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The Great Reveal: Christmas through the ages in the Crystal Bridges Library

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Jon M. Sexton, Reference Assistant for the Crystal Bridges Library and Archives, will be leading a special holiday-focused Great Reveal program on Thursday, December 15. This popular program looks at materials from Crystal Bridges’ Library collection of rare books.  Get a sneak peak at some of the material featured in today’s blog.

 

Christmas has been a fixture of American life since Europeans first arrived on the North American continent. However, it has not always been a time of cheer and celebration. In the seventeenth and eighteenth centuries for instance, the Puritans had a contempt for Christmas. They believed it took away from work and was more or less a form of idleness. However, non-Puritans (especially German and Dutch) were enthusiastic about Christmas even during this time. The European heritage of American Christmas is strongest from the Germans, Dutch, and English.

 

Although the Puritans tried to downplay Christmas in the former centuries in early America, the nineteenth century saw a dramatic change and revival in the approach to Christmas, especially after the publication of Charles Dickens’, “A Christmas Carol.” Beginning in the later nineteenth century, the holiday’s religious and cultural significance manifested itself in Christmas carols and cards in America;  and the holiday was officially recognized by the US government in 1870. In 1875, Louis Prang, a German American lithographer, introduced the Christmas card to the American public, which revolutionized the way Americans celebrated Christmas. The cards were sold individually or in “catalogues.” Louis Prang’s “Boston Baked Beans” from 1897 features a short German language Christmas poem along with Boston landmark prints. The Christmas well wishes are in German, yet the “Boston Baked Beans” catalogue showcases Boston monuments with captions that are in English.

From Louis Prang’s 1897 “Boston Baked Beans” card catalogue:

When the New Year is already bright and clear, it indicates a good year, the New Year also comes with storm and rain, God does not end with blessings, whether rain or sunshine.”

 

In the early twentieth century, Christmas cards in America became cheaper because of the development of widespread printing techniques and an increase in the number of companies producing cards. In addition, cultural changes focused on the merriness and familial atmosphere of Christmas. Hallmark is a popular greeting card company founded in 1913 that created Christmas cards for a wide audience. Grandma Moses, a well-known folk artist, wrote a tale about how her family got ready for Christmas when she was a small child. One of her artworks, A Frosty Day, was later used by Hallmark for some of their Christmas cards.

From Grandma Moses’s 1952 story “Christmas,” describing the family-oriented activities of Christmas that became prominent in American culture during the late nineteenth and early twentieth centuries:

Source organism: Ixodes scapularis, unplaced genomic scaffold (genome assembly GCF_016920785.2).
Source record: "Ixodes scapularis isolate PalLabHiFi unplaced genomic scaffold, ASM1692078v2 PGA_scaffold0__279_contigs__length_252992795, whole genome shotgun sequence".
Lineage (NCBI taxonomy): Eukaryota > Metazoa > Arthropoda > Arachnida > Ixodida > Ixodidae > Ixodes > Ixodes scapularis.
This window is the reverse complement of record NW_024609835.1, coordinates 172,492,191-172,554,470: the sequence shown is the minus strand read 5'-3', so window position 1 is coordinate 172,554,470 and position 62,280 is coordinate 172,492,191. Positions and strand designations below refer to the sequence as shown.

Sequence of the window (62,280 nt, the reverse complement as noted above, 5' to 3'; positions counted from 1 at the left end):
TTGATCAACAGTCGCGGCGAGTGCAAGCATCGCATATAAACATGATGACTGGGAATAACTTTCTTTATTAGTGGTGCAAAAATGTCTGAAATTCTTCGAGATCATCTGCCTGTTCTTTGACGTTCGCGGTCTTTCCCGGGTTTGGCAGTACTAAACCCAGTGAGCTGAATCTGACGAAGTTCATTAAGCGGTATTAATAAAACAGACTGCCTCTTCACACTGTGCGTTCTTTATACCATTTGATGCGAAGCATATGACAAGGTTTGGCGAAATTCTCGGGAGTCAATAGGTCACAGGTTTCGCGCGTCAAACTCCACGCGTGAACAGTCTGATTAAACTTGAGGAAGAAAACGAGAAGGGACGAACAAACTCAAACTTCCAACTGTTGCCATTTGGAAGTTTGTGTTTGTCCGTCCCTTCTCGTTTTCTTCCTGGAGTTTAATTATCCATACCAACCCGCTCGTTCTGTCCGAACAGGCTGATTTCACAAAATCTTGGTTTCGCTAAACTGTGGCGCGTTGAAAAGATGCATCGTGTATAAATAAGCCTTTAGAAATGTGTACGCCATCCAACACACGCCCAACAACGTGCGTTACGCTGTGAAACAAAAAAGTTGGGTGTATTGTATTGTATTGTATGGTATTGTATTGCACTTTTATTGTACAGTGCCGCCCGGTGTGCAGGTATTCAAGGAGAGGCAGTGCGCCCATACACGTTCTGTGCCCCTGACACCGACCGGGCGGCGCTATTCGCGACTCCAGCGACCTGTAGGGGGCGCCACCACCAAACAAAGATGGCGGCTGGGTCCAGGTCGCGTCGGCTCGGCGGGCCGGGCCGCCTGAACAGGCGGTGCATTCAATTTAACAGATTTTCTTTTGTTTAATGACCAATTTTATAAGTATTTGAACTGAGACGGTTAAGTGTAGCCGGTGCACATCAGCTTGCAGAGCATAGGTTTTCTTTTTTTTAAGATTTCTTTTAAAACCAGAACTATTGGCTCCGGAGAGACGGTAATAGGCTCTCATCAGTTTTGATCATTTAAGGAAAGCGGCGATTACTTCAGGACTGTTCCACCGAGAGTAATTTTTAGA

Then Father and the men came in from the mill and we had supper, that was a long day for me, we three kids were too little to understand what it was all about. Father would get his violin and play and have us three youngsters march around the room and keep time with his music. He thought we needed the exercise before going to bed and it was lots of fun.”

 

Christmas carols also became popular during the nineteenth century because of Dickens’s, “A Christmas Carol.” Religiously, carols have been sung around Christmas since Roman times. While Christmas cards often focused on family, cheer, and well wishes, Christmas carols were mostly religiously oriented. Most Christmas carols that are familiar today were not well known until the latter half of the nineteenth century with the publication of music books for churches. For instance, John Henry Hopkins Jr., a clergyman from Pennsylvania, purportedly wrote the popular carol “We the Three Kings Orient Are” in 1857, but it did not occur in print until 1863. Carols from the nineteenth century paralleled the optimism that was influencing the Anglo-American culture surrounding Christmas. Carols of this time focused on the hope of Christ as a gift for everyone in the world, providing a light to all,  even though the world was steeped in sin and often dark.

From John Hopkins Jr.’s 1865 “Three Kings of Orient”:

O Star of wonder, start of night,
Star with royal beauty bright,
Westward leading, still proceeding,
Guide us to thy perfect light.”

 

Many historical carols were put to music based on medieval chords. Interestingly, the word “carol” comes from Old French and supposedly involved dancing, though if dance was a prominent part of caroling, it fizzled out early. Phillips Brooks was a well-received Boston rector who famously wrote, “O Little Town of Bethlehem,” though he also wrote many others, including the “Voice of the Christ-Child.” His “Voice of the Christ-Child,” also focused on the hope of Christ during the Christmas season, though strangely, it may be one of the few that was not set to music; or if it was, it is unsure what the music originally would have been.

From Phillips Brooks’s 1891 “Voice of the Christ-Child”:

And the Voice of the Christ-Child tells out with delight
That mankind are the children of God.

On the sad and lonely, the wretched and poor,
That Voice of the Christ-child shall fall;
And to every blind wanderer opens the door
Of a hope which he dared not to dream of before,
With a sunshine of welcome for all.”

 

To see these rare Christmas books up close, attend the Great Reveal Program on the 15th of December at 6:30 p.m. in the Cassatt suite presented by the Reference Assistant for the Library and Archives, Jon M. Sexton.

 

 

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